Smokestack Lightnin' Home Page -- The Blues Profile Page

by Arne Brogger

Walter "Furry" Lewis was born in Greenwood, Mississippi, in 1893. He recorded his first side ever for Vocalion Records in Chicago in 1927. After some early success, he slid into obscurity and worked as a street sweeper for the Memphis Sanitation Department until he retired. Lewis was "rediscovered" in the early sixties through reissues of his original recordings and new studio sessions.

Furry and I met for the first time in 1972 when I flew him up to Minneapolis to appear at the University of Minnesota for a concert. We were close friends and associates until his death some ten years later. The following are a few of my recollections of the time we spent together.

Walter "Furry" LewisNever A Repeat...

One of the first things to strike me about Furry was the fact that he never did the same song the same way twice. In all the hundreds of Furry Lewis gigs I witnessed, never, ever, did I hear a repeat. His music was always timely and unique, reflecting how he felt or what he thought at a particular moment. Oftentimes, the changes he introduced in his repertoire were done to entertain and amuse himself. Furry was always his own best audience.

The First Time...

I remember my first introduction to the blues as a 9-year-old boy listening to some old Stinson 78's in a collection titled "Negro Sinful Songs as sung by Huddie 'Leadbelly' Ledbetter." They belonged to the father of a classmate, and we almost wore them out listening to them. During recess, we would take turns reading Alan Lomax's book on Leadbelly aloud to each other.

When Furry stepped off the plane on May 3, 1972, I had never laid eyes on an authentic "country bluesman." Later that day, sitting in the living room of my house, he asked if I would like to hear a tune. As the house filled with the ringing of that open E tuned guitar and the slap of his slide on its neck, I thought I had died and gone to heaven. It activated something in the back of my head that I always knew was there but couldn't put a finger on. I was hooked.

The Caravan...

When our initial visit of five days or so was over, Furry cried, I cried, my wife cried. I assured Furry that we had not seen the last of each other, and four months later I was in Memphis and began the process of meeting his contemporaries. These encounters, facilitated by Steve LaVere, a Memphis resident and musicologist, eventually resulted in the formation of the Memphis Blues Caravan, a touring entourage which included, at various times and in various combinations the likes of Bukka White, Sleepy John Estes & Hammy Nixon, Memphis Piano Red, Joe Willie Wilkins and the Bblues and Heritage Fest Boys with Houston Stackhouse, Sam Chatmon (the Mississippi Sheik), Memphis Ma Rainey, Big Sam Clark, Mose Vinson, and others. The acknowledged star of the show, however, was Furry Lewis.

Are They Standin' Up...?

Furry began his career playing on the medicine show circuit selling Jack Rabbit Liniment from flatbed runways in small Southern towns. His job was to attract and entertain the crowd so that the more serious business of selling the goods could be done by the pitchman. The style which he evolved was one that did not depend on a mike to pick up the nuance of his music, but rather, one that played to the "back of the house" in a broad form, unaided by electronics. Later, after the medicine shows were history, he played for dances and picnics, where the production values were often confined to a raised stage of two feet or so.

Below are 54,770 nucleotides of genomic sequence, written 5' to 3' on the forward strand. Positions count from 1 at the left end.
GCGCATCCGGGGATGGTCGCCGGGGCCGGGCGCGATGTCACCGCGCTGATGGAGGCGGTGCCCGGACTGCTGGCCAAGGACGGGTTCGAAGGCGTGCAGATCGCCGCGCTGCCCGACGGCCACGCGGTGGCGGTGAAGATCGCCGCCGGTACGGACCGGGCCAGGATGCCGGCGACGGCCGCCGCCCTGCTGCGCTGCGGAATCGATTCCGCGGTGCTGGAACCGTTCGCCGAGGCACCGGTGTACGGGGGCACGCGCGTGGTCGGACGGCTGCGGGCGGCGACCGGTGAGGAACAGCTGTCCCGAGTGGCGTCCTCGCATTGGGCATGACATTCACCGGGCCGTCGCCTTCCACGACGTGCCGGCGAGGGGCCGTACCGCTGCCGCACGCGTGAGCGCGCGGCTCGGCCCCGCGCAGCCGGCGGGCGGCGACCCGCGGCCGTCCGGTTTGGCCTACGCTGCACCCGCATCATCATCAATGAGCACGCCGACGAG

The result was that Furry never learned how to use a microphone, and his performances relied on the physical. Dragging his left arm across the top few strings of his guitar and moving it up and down the neck while his right hand kept the beat, often resulted in live recordings of questionable quality, but they drove audiences to cheers. That was the effect he desired. Coming off stage, his vision limited by cataracts, he would ask, "Are they standin' up?" Nine times out of ten, they were.

There were other times when he forgot about the audience and played solely for himself. A live recording I have of one such show resulted in a version of "Brownsville Blues" which I think is the best recorded version of that song ever done. His voice is gentle and full of a rich vibrato, and his guitar playing is spare and haunting. A masterpiece.

The hallmark of any Furry Lewis performance was the emotionality he delivered on stage. It was not unusual for him to break down in tears when talking about his mother, and he was equally as likely to dissolve in laughter at one of his oft-told jokes or an incident which struck him as amusing. When he finished a set, a part of Furry the man, as well as Furry the performer, had been shared with his audience.

Furry Bought Me A Lunch...

One afternoon, in the middle of a Memphis Blues Caravan tour, we stopped for lunch at a diner. It was always interesting to watch the local reaction to ten or twelve black blues musicians entering a small diner. This was no exception. Sitting at one table, Furry, me, Sleepy John and Hammy ate the daily special. At the end of the meal, the waitress presented the check.

Furry reached over and dropped a fifty dollar bill on top of it and announced "this one's on me." Everyone murmured their thanks. Furry collected his change and we all walked back to the tour bus. As usual, I was walking with Furry, holding his arm and giving him a running account of the terrain. As we walked, I told him I thought his generosity was very decent, but just because the bill happened to land in front of him, that I hoped he didn't feel it was his obligation. He stopped and looked at me. "Arne," he said. "The way figure it, maybe next time somebody will buy me a lunch."

Furry Lewis died in 1981.